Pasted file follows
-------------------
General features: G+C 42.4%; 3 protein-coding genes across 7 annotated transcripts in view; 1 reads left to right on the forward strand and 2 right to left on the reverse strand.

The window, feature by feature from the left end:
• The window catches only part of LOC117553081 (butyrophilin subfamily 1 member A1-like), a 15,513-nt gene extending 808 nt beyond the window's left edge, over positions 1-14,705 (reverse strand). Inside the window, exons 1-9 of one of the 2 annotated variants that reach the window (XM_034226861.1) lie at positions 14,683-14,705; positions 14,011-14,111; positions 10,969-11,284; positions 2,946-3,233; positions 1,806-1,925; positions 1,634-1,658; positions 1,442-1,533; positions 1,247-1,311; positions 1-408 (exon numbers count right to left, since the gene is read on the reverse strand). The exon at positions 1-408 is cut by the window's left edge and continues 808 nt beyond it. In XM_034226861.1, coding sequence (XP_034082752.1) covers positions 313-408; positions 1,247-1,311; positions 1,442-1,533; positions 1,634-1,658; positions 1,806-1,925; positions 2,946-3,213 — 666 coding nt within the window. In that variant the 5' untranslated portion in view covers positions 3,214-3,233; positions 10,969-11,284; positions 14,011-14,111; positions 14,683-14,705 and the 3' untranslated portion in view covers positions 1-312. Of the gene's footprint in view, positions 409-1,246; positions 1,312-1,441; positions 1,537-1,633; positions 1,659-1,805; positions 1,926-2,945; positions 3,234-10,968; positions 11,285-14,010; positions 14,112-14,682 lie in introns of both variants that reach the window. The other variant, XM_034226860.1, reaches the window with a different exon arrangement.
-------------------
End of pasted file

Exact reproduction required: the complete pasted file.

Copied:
General features: G+C 42.4%; 3 protein-coding genes across 7 annotated transcripts in view; 1 reads left to right on the forward strand and 2 right to left on the reverse strand.

The window, feature by feature from the left end:
• The window catches only part of LOC117553081 (butyrophilin subfamily 1 member A1-like), a 15,513-nt gene extending 808 nt beyond the window's left edge, over positions 1-14,705 (reverse strand). Inside the window, exons 1-9 of one of the 2 annotated variants that reach the window (XM_034226861.1) lie at positions 14,683-14,705; positions 14,011-14,111; positions 10,969-11,284; positions 2,946-3,233; positions 1,806-1,925; positions 1,634-1,658; positions 1,442-1,533; positions 1,247-1,311; positions 1-408 (exon numbers count right to left, since the gene is read on the reverse strand). The exon at positions 1-408 is cut by the window's left edge and continues 808 nt beyond it. In XM_034226861.1, coding sequence (XP_034082752.1) covers positions 313-408; positions 1,247-1,311; positions 1,442-1,533; positions 1,634-1,658; positions 1,806-1,925; positions 2,946-3,213 — 666 coding nt within the window. In that variant the 5' untranslated portion in view covers positions 3,214-3,233; positions 10,969-11,284; positions 14,011-14,111; positions 14,683-14,705 and the 3' untranslated portion in view covers positions 1-312. Of the gene's footprint in view, positions 409-1,246; positions 1,312-1,441; positions 1,537-1,633; positions 1,659-1,805; positions 1,926-2,945; positions 3,234-10,968; positions 11,285-14,010; positions 14,112-14,682 lie in introns of both variants that reach the window. The other variant, XM_034226860.1, reaches the window with a different exon arrangement.